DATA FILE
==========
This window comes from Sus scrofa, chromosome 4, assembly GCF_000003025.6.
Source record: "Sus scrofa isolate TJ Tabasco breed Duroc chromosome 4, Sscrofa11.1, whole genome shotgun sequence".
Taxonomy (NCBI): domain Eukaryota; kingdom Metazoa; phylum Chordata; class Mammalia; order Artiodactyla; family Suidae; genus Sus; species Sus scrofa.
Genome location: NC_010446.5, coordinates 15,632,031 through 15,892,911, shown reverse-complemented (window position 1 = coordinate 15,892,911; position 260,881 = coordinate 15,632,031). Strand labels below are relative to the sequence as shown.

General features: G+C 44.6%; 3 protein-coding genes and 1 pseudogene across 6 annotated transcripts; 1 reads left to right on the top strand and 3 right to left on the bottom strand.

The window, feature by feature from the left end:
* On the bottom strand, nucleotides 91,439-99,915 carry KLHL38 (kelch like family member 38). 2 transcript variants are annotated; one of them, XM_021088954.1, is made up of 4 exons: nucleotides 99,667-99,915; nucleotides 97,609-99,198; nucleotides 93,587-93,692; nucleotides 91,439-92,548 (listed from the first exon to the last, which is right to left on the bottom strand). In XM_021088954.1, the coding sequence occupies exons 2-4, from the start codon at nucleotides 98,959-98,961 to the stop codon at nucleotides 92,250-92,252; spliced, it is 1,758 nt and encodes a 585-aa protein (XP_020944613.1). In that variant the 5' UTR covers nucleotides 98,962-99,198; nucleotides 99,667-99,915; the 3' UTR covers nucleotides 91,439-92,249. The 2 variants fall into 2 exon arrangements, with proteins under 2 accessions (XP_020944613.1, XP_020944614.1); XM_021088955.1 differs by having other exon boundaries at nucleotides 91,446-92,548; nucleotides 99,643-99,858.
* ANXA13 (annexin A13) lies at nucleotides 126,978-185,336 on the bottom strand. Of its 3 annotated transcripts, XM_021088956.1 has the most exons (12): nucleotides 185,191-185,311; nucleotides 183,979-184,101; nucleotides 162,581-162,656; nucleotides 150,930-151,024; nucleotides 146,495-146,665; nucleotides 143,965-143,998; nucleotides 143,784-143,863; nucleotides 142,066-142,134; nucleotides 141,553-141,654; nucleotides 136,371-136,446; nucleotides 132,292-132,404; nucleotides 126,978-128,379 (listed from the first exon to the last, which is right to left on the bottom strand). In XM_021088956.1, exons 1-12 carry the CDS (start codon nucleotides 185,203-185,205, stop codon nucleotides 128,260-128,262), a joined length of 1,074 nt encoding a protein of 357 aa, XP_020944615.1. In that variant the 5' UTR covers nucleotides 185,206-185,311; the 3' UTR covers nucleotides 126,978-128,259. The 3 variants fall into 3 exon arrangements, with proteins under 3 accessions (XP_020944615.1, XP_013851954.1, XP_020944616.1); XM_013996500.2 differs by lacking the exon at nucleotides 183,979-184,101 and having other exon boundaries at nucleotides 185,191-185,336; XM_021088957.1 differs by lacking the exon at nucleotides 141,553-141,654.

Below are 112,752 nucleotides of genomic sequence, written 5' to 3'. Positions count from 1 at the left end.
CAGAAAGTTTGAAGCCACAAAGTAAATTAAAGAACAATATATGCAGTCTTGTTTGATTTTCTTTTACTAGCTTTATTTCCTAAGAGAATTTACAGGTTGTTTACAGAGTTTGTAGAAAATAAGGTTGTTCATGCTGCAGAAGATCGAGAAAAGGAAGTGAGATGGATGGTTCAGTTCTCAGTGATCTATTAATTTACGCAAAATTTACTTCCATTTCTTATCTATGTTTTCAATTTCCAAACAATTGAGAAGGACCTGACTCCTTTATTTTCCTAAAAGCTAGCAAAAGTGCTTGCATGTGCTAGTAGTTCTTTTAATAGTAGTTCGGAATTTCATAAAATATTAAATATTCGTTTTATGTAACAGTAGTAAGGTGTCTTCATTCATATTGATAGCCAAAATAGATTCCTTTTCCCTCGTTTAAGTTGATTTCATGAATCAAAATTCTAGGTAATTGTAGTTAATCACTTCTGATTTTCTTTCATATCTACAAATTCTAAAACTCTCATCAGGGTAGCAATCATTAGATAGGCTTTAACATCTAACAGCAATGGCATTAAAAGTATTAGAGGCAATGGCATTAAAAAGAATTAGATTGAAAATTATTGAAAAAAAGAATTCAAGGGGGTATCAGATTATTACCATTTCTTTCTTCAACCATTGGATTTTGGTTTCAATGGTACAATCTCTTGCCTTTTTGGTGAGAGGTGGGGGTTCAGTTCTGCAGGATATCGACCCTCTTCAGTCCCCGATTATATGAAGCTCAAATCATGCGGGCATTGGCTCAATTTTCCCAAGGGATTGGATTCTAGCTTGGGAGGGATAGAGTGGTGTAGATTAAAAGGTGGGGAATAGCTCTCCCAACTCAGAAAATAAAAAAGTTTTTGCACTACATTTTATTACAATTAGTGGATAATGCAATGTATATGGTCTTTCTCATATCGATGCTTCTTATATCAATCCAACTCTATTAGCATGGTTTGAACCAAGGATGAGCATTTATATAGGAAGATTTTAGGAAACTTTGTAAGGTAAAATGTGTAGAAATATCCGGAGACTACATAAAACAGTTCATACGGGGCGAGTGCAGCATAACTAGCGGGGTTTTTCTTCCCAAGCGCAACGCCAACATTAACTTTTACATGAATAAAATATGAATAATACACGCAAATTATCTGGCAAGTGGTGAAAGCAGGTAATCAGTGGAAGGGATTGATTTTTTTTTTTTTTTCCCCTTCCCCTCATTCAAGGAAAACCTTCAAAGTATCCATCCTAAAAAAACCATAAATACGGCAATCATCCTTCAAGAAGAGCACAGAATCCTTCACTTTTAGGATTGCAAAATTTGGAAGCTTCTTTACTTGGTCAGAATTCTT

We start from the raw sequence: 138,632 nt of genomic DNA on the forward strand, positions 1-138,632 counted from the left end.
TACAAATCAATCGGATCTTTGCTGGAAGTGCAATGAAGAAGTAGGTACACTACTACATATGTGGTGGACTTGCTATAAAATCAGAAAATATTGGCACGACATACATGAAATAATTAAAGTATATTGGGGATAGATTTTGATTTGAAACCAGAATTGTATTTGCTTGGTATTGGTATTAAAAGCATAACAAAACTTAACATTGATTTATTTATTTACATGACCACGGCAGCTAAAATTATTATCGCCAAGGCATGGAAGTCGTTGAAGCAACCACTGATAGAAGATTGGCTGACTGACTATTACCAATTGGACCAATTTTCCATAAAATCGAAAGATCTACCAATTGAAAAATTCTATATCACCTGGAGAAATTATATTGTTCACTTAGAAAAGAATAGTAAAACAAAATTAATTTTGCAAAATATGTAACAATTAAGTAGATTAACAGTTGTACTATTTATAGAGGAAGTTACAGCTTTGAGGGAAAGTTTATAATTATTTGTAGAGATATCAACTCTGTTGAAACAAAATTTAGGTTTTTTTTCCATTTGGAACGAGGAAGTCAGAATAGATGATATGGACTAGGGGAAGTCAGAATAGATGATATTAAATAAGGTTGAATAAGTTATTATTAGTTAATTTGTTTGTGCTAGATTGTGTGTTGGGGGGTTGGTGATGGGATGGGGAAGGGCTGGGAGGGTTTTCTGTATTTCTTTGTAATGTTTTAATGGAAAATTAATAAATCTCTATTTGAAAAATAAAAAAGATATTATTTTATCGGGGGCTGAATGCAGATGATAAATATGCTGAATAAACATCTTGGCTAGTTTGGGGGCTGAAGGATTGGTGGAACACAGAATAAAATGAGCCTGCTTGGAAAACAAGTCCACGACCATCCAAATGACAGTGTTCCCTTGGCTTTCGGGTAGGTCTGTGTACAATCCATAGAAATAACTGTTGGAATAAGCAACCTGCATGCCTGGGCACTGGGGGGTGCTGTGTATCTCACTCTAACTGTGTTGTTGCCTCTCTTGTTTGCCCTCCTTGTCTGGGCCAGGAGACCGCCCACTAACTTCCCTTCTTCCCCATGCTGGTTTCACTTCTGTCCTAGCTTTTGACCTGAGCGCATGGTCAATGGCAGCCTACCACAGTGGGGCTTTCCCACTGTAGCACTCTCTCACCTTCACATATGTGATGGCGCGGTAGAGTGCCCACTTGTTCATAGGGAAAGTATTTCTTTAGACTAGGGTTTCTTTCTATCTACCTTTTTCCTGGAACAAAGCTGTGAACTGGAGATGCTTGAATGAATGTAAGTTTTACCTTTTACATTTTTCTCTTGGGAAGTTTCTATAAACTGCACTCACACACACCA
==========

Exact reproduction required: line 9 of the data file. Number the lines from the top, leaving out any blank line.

Below are 112,752 nucleotides of genomic sequence, written 5' to 3'. Positions count from 1 at the left end.